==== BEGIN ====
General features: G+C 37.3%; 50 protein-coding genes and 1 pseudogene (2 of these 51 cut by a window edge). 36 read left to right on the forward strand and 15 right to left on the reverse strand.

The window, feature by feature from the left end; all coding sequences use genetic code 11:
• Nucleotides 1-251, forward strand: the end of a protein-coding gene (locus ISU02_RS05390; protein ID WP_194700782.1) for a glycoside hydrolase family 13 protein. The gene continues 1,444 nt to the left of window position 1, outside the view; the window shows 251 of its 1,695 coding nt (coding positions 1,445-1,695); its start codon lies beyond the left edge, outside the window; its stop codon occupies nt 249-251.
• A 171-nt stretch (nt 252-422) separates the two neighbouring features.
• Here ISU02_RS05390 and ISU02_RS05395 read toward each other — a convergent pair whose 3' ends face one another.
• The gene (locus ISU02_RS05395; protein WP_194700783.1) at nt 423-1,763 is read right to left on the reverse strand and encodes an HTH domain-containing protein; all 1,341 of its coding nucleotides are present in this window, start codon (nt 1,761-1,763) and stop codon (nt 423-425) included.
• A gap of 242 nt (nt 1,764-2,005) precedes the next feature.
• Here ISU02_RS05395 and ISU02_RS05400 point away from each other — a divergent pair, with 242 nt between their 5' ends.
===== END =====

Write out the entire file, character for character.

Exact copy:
General features: G+C 37.3%; 50 protein-coding genes and 1 pseudogene (2 of these 51 cut by a window edge). 36 read left to right on the forward strand and 15 right to left on the reverse strand.

The window, feature by feature from the left end; all coding sequences use genetic code 11:
• Nucleotides 1-251, forward strand: the end of a protein-coding gene (locus ISU02_RS05390; protein ID WP_194700782.1) for a glycoside hydrolase family 13 protein. The gene continues 1,444 nt to the left of window position 1, outside the view; the window shows 251 of its 1,695 coding nt (coding positions 1,445-1,695); its start codon lies beyond the left edge, outside the window; its stop codon occupies nt 249-251.
• A 171-nt stretch (nt 252-422) separates the two neighbouring features.
• Here ISU02_RS05390 and ISU02_RS05395 read toward each other — a convergent pair whose 3' ends face one another.
• The gene (locus ISU02_RS05395; protein WP_194700783.1) at nt 423-1,763 is read right to left on the reverse strand and encodes an HTH domain-containing protein; all 1,341 of its coding nucleotides are present in this window, start codon (nt 1,761-1,763) and stop codon (nt 423-425) included.
• A gap of 242 nt (nt 1,764-2,005) precedes the next feature.
• Here ISU02_RS05395 and ISU02_RS05400 point away from each other — a divergent pair, with 242 nt between their 5' ends.